News Feature | January 10, 2014

FDA To Approve Leukemia Drug For The Second Time

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By Cassandra Leger

This week the FDA announced it was approving the use of Iclusig to treat leukemia. Iclusig, a product of Ariad Pharmaceuticals, Inc.,  was previously approved by the FDA in 2012 to treat chronic myeloid leukemia and Philadelphia chromosome positive acute lymphoblastic leukemia. However, the treatment was limited by the FDA and designated to only be used in patients who did not respond to any other treatment being given to them at the time. Iclusig became a last resort for leukemia sufferers until October 31, 2013, when the FDA asked the manufacturer of the drug to suspend marketing and sales of Iclusig.

The FDA stated that their retraction of approval concerning Iclusig was due to the drug’s life-threatening risks which included serious blood clots. The FDA became concerned with the blood clots’ ability to cause narrowing of blood vessels which could lead to death. In addition, the drug posed an increased threat of heart attack to patients.

The FDA recently revised the labeling of Iclusig and gave the drug approval for use as long as Ariad Pharmaceuticals agreed to revise the product’s label. Ariad is expected to re-enter the drug into the market between January 15 and January 22, 2014. While the drug will once again be used for patients who do not respond to other treatments, it will also be used to treat patients with a specific disease mutation.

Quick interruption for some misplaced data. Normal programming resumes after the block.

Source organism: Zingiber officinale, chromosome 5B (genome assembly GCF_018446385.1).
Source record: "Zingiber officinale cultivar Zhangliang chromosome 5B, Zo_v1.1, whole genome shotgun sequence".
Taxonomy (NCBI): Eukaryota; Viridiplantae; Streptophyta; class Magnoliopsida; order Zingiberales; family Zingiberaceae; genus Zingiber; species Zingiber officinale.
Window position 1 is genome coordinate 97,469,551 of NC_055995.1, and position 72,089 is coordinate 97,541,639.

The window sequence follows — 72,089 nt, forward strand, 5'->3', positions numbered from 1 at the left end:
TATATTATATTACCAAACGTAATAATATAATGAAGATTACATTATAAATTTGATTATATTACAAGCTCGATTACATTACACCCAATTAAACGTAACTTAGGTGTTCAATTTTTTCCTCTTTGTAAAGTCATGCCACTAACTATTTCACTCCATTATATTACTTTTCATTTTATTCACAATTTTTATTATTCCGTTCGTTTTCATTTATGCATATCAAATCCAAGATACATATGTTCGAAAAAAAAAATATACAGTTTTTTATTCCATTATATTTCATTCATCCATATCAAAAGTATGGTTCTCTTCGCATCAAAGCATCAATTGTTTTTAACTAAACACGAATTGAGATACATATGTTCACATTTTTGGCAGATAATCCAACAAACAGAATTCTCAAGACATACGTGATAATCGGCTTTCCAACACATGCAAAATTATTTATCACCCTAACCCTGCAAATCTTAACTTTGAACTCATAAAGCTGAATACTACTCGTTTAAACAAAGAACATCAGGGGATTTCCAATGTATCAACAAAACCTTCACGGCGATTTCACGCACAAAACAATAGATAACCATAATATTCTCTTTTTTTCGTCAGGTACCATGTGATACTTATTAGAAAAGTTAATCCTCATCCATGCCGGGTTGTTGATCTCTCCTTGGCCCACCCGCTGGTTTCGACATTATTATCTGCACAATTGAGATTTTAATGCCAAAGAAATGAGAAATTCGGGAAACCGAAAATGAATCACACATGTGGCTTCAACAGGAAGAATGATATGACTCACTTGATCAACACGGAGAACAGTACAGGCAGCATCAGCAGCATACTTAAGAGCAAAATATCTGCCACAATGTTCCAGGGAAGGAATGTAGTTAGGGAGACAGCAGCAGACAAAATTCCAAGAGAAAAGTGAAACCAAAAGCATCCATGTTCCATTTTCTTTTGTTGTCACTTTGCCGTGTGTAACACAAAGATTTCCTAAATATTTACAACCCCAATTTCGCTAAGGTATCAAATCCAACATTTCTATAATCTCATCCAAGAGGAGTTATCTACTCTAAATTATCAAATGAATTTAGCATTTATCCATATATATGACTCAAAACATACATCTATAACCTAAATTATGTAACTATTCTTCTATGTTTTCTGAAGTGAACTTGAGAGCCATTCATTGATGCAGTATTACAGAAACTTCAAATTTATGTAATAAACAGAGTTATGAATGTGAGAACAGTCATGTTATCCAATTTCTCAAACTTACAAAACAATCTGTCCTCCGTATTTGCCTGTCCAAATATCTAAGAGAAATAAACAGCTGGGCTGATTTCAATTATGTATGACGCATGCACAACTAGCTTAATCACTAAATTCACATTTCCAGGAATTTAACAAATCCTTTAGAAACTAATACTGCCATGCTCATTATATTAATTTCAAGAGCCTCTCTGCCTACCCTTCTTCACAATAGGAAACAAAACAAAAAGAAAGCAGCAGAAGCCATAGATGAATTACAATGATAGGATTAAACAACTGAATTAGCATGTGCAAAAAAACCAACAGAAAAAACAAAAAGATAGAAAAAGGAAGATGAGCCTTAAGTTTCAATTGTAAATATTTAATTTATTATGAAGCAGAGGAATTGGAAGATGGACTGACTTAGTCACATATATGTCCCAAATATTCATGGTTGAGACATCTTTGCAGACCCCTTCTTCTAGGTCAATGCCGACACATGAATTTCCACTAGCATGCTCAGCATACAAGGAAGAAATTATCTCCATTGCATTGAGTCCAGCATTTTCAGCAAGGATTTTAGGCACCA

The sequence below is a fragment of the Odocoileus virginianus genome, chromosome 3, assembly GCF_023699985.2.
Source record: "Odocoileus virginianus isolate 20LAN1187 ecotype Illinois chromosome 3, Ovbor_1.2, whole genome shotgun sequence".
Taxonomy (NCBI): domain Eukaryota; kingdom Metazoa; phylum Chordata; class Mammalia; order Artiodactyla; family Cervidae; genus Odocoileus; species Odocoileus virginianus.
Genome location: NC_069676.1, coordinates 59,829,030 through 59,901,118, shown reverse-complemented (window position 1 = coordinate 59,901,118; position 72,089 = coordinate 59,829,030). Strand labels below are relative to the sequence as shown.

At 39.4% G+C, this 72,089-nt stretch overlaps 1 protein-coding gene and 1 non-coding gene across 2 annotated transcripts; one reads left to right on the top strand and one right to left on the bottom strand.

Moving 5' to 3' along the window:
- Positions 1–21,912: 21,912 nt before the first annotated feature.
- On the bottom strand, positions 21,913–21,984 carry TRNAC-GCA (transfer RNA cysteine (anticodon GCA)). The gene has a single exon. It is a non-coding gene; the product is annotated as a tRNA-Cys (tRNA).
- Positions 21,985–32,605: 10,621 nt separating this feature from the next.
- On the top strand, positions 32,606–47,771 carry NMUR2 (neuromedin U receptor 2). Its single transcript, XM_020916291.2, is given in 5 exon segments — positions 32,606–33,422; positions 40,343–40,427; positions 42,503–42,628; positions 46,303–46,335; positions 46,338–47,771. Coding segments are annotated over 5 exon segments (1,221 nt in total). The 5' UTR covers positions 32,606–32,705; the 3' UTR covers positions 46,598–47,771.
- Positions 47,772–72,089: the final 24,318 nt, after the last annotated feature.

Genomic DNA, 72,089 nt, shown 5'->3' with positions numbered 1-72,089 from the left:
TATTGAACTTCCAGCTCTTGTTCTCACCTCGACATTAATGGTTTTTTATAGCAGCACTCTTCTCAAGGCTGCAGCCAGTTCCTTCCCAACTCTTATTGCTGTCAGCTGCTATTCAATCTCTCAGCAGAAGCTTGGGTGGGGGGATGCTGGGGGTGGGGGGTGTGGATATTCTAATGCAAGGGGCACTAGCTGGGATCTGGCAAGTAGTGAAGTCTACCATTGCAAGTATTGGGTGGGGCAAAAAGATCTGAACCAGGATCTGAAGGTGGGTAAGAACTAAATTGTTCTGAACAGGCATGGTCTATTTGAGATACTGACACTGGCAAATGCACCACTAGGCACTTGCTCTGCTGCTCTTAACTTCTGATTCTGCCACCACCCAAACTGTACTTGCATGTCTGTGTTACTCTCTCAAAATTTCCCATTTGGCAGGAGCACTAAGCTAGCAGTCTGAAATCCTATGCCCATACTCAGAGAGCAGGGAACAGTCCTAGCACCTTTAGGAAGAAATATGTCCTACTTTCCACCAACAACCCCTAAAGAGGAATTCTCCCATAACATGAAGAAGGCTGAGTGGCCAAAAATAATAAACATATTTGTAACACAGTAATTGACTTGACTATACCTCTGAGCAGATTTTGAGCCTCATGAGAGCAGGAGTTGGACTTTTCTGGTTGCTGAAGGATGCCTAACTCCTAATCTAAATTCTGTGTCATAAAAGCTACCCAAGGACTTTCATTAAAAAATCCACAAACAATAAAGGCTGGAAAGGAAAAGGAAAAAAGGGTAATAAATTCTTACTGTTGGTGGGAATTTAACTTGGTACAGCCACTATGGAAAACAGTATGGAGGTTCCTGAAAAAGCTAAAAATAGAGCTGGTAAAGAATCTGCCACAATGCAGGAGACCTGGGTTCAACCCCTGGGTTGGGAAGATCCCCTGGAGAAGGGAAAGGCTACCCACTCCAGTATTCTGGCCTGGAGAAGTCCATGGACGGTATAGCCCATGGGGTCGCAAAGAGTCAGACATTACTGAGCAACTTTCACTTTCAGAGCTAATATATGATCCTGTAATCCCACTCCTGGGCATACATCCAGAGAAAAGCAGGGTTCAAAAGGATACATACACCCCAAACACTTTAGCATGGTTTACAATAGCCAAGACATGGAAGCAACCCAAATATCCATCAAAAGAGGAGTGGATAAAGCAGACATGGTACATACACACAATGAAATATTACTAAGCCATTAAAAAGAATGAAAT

The typical treatments for leukemia are Sprycel produced by the Bristol Myers Squibb Company and Gleevel, which is manufactured by Novartis AG. However, in the case these do not work on patients, Iclusig will again be an option. Iclusig’s new label will have to include a warning of clots, heart attack, stokes and even death. The new label must state that these risks have been exhibited by 27% of patients who have used the drug.

Ariad’s Pharmaceutical’s CEO stated that the company will now be treating 1,300 patients annually. During the drug’s last run in the market, it was treating 2,500 patients, suggesting that candidate criteria have been restricted. Initial projections show Iclusig yielding $315 million in revenue over the course of six years.